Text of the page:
Guest Column - May 2014
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Taking Ownership
Follow These Steps to Career Success

By Pat Corrigan & Peter Titlebaum

Companies invest billions of dollars in research and development every year in order to provide viable products and stay ahead of their competition. R&D investment, properly spent, ensures the future of the company. Students should attend conferences and read industry publications starting in college. Many conferences are held every year that encourage student attendance. Participation provides a perfect opportunity for students to start marketing themselves and hold conversations with professionals in their field of interest. One can solidify a commitment to a chosen field, and obtain an idea of where the profession is headed. Additionally, at many conferences, students can give presentations alongside an academic adviser, providing a valuable experience notable on a resume. Once graduated, an invitation to present at a conference is unlikely until an individual advances in his or her career and is viewed as an industry insight leader. Just as companies highly value the R&D function in the context of future company growth, individuals should invest similarly in their own development to allow the best long-term career potential.

Perhaps the easiest way to maintain knowledge about current trends in an industry is through trade publications. Students and seasoned professionals should routinely review publications and contribute to the pool of available literature with insights of their own.

Role models help shape the distinction of right from wrong, however these people might not know how much impact they have on those who are observing their professional behavior. While many role models are present in life, such as coaches, teachers, advisers and employers, very few have formally been asked to assume this position in a relationship. The full value of the interaction will not be realized until both are clear about the impact the mentor has on the student. Mentorship takes place when someone teaches or gives advice to a less experienced person. Mentoring can be much more effective with established meetings and agendas so the mentor can shape content to align with the goals of the relationship.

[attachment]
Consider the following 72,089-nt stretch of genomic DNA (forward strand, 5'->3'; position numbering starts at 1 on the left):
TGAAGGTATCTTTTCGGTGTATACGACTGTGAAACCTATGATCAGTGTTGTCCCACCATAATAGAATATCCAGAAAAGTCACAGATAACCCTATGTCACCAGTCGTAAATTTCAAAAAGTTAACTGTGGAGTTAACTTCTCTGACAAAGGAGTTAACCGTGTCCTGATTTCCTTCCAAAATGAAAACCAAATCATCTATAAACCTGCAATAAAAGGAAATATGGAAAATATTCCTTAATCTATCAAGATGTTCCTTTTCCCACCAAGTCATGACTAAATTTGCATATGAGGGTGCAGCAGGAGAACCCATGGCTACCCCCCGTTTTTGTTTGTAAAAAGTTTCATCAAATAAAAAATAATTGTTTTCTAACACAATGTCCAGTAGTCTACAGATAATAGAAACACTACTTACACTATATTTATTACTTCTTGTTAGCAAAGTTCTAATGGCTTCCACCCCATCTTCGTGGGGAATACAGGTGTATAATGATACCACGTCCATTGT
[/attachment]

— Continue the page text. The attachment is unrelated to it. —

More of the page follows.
Although these five elements—academics, leadership, trends, conferences/publications and mentorship—are all important, they must be blended to solve the professional puzzle for success. The question is, Do these measures indicate how prepared a student is for the business world, or is this merely a measure of readiness for more school? As previously stated, many career aspects are lacking in today's educational curriculum. Students are expected to do their homework, earn good grades, obtain solid employment, and perform well in their fields. However if a change does not take place in higher education, students will continue to slip by without ever hearing the words "portfolio," "resume," "cover letter," etc., or experiencing a conference and talking to professionals.

Pat Corrigan attended Miami University receiving a bachelor's degree in Exercise Science. His Doctorate of Physical Therapy will be received May 2014. Dr. Peter Titlebaum, professor of Sport Management at the University of Dayton in Dayton, Ohio, has more than 25 years of experience in management in the profit, nonprofit, private and public sectors. He speaks and writes on areas of networking, organizational and personal development, educating audiences to be their own advocates.